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U.S. Judo gold medal winner Kayla Harrison wore her lucky socks

(CBS/AP) Maybe it was the socks.

U.S. judo gold medalist Kayla Harrison is superstitious, so she made sure things were exactly how she wanted them at the London Games.

"I'm big on ritual and I'm big on patterns and I get comfortable," Harrison said. "And when I get comfortable, I get confident. And when I get confident, I win."

So when coach Jimmy Pedro needed to pick a suit for Thursday's matches, he and Harrison decided that he shouldn't wear the USA Judo one that failed to deliver Olympic gold earlier in the tournament. He went instead with his opening ceremony outfit.

Harrison, meanwhile, wore the lucky socks that her grandmother gave her six years ago and played her lucky playlist.

Now she's got another lucky charm - Olympic gold.

Harrison took her spot atop the medal stand, determined not to cry during the national anthem.

She was in tears after one note.

On this day, emotion was the only thing she could not beat.

Now America finally has an Olympic judo champion: Harrison, a 22-year-old woman from Ohio who was sexually abused by a former coach as a child, became a self-described "teenage punk" who hated everything about her sport and then found a way to turn everything around.

Harrison took the final step in the journey Thursday. She beat Britain's Gemma Gibbons 2-0 for the gold medal in the women's under 78-kilogram division.

"Kind of just reflecting back on my life. Everything it's taken to get here, and everything that I've gone through," Harrison said. "I'm America's first gold medalist in judo - and always will be."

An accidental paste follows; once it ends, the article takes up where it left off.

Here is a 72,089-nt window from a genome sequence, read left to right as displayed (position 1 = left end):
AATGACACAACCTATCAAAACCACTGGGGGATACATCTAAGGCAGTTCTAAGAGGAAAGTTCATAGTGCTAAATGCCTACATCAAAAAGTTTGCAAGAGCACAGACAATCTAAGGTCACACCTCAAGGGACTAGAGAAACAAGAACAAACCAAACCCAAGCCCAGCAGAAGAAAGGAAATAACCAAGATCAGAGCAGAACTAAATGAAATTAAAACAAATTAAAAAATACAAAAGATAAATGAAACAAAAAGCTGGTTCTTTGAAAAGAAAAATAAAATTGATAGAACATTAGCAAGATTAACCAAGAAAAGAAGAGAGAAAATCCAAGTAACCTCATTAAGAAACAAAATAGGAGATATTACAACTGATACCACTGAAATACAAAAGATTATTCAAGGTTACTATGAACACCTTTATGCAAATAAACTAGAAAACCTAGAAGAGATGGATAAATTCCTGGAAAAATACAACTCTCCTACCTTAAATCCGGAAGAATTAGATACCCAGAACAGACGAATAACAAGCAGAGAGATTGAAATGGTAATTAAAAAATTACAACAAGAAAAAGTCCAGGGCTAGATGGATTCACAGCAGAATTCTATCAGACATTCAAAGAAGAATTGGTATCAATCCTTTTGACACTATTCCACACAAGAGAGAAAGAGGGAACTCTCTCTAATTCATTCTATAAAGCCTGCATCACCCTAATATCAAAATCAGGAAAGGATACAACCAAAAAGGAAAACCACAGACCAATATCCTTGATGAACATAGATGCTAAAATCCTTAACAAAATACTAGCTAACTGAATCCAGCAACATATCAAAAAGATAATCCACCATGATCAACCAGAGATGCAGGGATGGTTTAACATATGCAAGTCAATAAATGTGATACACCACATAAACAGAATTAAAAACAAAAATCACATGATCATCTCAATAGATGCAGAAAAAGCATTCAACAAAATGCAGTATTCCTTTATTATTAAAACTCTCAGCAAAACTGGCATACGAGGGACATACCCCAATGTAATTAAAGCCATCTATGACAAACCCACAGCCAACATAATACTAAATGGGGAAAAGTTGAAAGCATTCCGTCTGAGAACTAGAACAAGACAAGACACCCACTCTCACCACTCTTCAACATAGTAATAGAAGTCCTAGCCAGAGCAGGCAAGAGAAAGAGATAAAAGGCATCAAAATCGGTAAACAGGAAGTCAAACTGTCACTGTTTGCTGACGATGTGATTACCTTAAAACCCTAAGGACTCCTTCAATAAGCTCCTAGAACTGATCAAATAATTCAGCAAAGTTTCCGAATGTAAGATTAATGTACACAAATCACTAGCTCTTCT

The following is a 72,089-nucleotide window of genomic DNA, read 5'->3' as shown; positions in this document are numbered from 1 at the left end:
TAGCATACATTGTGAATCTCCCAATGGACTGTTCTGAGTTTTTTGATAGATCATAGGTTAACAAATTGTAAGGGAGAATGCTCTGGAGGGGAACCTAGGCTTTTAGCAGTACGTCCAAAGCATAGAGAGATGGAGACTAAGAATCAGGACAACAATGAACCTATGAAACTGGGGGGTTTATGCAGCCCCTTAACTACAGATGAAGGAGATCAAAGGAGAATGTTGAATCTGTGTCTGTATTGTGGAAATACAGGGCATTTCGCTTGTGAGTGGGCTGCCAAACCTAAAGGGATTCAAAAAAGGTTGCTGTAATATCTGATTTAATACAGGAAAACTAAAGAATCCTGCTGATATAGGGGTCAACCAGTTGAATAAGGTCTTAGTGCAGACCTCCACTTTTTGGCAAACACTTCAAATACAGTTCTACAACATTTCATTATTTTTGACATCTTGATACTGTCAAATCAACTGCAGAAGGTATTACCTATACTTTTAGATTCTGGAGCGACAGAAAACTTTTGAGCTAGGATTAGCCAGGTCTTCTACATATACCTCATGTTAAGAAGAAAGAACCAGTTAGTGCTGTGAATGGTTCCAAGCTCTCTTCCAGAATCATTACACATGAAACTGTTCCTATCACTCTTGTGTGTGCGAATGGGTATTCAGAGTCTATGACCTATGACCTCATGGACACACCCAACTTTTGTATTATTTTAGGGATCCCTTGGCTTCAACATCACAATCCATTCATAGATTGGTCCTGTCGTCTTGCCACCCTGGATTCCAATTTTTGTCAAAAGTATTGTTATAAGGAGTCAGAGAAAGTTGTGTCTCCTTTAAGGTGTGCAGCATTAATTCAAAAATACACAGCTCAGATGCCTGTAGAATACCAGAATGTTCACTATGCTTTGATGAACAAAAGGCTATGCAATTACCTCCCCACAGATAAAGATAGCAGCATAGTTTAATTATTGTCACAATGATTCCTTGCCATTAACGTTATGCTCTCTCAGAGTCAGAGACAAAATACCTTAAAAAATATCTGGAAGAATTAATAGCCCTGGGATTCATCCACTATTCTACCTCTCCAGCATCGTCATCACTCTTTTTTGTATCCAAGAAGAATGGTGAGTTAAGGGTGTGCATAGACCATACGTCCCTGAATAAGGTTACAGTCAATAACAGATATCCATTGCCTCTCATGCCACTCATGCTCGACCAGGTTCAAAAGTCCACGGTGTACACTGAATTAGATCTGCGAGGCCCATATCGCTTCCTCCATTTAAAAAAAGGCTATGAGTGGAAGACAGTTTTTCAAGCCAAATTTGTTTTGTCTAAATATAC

Pedro, Harrison's coach, gave the Olympian a pep talk on Thursday before she competed in the London Games.

"Today, Kayla Harrison, nobody is going to beat you," Pedro said. "Today, you will make history. Today, Kayla Harrison is an Olympic champion."

Complete Coverage: 2012 London Olympics

Pedro has been at Harrison's side for years.

Harrison moved to Massachusetts when she was 16 and found refuge at Pedro's Judo Center.

Her mother was pursuing charges against Daniel Doyle, who had started coaching her when she was 8 and - beginning when she was 12, perhaps earlier - sexually abused her on trips to Venezuela, Estonia and Russia. Harrison had mistaken it, for years and years, for being in love.

The coach was later sentenced to 10 years in prison and expelled for life from USA Judo, the sport's national governing body.

After Harrison came forward, her mother knew that the daughter needed a new beginning. So to Massachusetts she went, alone. Her mother had placed her future in the hands of Pedro and his father.

It was not easy. She simply did not want to be there.

In time, the trust issues were worked out. Harrison got back into school. She believed in what Pedro and his father, whom everyone calls "Big Jim," were telling her. Eventually, she believed in herself again as well.

"Never give up on your dreams," Harrison said on Thursday. "I mean, if I can do it, anybody can do it. Things have happened, but now, my life is a dream. I'm living my dream right now."

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